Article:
Prime Minister David Cameron was quick to welcome the announcement, saying he had always wanted to see “my star players on the pitch” during the forthcoming election campaign.
However, Johnson’s declaration immediately raised the prospect that he could emerge as a rival for the Conservative leadership if the party is defeated — or again fails to secure an overall Commons majority — at the polls.
Bookmakers Ladbrokes responded by slashing the odds of Johnson becoming the next Conservative leader from 5/1 to 9/4.
The mayor used a question-and-answer session at the end of a speech in which he highlighted the “attractive” prospects for Britain outside the EU if Cameron fails to secure his promised reforms.
“I think we’ve danced around it an awfully long time now, and as you know the prime minister ages ago said he would welcome me back — very kind of him to say so — and has also been pretty clear that I can’t endlessly go on dodging these questions as I’ve tried to do,” he said.
“So, let me put it this way — I have not got any particular seat lined up but I do think in all probability — since you can’t do these things furtively, I might as well be absolutely clear — in all probability I will try to find somewhere to stand in 2015.”
While he added that it was “highly likely” that he would be unsuccessful in his search for a seat, few at Westminster doubt that his announcement will see him return to the centre stage of British politics.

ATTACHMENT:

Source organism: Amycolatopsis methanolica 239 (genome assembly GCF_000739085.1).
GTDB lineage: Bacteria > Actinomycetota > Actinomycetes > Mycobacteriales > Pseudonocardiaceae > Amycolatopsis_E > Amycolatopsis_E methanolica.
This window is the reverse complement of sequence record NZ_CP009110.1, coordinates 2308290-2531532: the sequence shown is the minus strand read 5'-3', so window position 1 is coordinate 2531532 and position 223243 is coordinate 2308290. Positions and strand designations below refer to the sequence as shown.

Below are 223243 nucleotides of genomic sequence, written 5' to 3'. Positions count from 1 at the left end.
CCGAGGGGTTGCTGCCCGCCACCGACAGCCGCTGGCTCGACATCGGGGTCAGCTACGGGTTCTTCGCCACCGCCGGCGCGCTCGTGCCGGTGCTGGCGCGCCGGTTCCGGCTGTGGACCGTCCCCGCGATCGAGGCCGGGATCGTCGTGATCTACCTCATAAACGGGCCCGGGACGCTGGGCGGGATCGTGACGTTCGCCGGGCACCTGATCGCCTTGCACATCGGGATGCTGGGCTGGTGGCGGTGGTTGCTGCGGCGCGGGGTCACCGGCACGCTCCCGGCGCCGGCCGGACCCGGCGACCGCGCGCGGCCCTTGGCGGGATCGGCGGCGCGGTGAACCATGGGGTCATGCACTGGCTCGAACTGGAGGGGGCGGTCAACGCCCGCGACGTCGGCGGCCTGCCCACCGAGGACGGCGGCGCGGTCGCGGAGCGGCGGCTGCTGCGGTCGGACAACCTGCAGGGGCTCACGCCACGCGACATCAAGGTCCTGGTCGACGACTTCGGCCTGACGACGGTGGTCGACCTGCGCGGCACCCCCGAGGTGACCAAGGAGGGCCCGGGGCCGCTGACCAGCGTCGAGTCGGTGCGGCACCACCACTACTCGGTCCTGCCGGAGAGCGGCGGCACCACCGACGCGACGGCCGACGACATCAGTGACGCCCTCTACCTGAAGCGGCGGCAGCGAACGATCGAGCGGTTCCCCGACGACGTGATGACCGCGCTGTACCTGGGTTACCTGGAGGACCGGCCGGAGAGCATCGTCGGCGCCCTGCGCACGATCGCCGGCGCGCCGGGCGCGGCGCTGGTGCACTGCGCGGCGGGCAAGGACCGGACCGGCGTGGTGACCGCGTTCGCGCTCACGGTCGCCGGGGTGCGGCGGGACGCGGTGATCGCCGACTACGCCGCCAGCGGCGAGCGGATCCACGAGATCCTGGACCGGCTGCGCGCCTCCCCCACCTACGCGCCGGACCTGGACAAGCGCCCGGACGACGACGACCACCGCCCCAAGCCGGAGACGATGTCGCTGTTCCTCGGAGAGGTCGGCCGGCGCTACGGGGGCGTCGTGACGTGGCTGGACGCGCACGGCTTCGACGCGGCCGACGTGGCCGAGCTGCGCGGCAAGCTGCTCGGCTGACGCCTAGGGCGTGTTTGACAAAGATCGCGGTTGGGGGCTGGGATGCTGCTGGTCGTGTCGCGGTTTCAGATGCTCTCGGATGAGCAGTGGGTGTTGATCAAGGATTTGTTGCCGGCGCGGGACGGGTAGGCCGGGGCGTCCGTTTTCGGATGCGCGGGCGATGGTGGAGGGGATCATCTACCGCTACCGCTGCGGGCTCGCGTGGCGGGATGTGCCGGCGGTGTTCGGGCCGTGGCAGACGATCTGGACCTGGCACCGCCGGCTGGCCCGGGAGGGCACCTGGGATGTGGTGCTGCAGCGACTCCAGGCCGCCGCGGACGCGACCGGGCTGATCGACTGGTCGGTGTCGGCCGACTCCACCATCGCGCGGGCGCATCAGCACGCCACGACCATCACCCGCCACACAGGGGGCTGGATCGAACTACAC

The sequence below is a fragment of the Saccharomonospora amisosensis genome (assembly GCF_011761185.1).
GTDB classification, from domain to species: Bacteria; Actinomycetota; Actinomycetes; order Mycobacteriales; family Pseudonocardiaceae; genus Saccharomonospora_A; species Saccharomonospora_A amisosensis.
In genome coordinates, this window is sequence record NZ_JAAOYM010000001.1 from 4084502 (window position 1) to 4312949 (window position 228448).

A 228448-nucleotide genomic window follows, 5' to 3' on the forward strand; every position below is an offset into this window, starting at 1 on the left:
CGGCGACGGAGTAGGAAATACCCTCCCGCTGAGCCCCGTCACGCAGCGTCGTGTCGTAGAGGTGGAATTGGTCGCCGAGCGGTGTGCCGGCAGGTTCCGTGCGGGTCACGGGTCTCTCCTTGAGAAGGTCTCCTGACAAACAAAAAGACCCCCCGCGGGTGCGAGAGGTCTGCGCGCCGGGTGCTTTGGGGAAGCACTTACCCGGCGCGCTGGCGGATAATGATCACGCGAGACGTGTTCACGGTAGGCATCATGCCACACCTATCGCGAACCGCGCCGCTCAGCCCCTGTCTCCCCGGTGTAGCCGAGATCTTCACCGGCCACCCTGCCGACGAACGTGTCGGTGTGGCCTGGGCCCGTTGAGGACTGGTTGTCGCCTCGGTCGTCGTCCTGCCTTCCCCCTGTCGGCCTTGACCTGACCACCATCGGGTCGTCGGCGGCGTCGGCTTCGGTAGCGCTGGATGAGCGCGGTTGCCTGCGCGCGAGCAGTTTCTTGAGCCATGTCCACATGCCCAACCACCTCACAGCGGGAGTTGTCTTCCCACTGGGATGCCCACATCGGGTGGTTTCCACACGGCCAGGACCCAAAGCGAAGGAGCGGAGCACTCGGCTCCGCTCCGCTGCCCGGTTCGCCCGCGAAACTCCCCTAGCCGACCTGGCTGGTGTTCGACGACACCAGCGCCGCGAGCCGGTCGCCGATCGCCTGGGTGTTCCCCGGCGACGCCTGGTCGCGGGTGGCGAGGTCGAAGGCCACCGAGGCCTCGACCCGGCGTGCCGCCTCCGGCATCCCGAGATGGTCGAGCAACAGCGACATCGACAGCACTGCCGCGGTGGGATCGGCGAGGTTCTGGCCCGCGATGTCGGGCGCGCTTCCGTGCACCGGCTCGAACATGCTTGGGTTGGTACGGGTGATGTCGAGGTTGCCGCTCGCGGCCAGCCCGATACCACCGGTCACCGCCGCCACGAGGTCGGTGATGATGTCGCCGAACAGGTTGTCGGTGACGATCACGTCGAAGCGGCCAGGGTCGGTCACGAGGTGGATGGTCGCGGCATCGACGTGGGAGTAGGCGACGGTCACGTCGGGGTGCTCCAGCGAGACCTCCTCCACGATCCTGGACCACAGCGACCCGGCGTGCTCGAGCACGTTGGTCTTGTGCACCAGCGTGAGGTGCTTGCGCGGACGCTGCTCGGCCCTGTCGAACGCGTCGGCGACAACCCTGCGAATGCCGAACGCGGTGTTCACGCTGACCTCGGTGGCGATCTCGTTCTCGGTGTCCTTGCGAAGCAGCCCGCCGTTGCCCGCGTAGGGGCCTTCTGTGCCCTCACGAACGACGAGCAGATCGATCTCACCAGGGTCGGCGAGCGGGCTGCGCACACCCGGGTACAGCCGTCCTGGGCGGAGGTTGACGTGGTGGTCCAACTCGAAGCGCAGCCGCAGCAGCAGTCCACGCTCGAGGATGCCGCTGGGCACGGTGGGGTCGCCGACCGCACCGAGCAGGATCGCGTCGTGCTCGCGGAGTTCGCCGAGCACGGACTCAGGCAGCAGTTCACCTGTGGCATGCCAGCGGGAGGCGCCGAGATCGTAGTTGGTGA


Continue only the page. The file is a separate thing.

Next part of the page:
Cameron, currently holidaying in Portugal, tweeted: “Great news that Boris plans to stand at next year’s general election — I’ve always said I want my star players on the pitch.”
The news will be greeted with mixed feelings in Downing Street. While Johnson’s undoubted popular appeal will be an electoral asset, his return to Westminster will galvanise Eurosceptic Tory MPs determined to secure Britain’s exit from the EU.
Labour’s Sadiq Khan, the shadow minister for London, said Johnson’s announcement showed the Conservatives were turning in on themselves.
“Boris Johnson’s announcement reveals how weak David Cameron is and how out of touch the Tories remain,” he said.
Johnson refused to say whether he had discussed his plans with Cameron, but said it was said it was largely at the prime minister’s instigation that he decided to “have a crack”.
“My conversations with the prime minister are many and various and I don’t propose to go into them,” he said.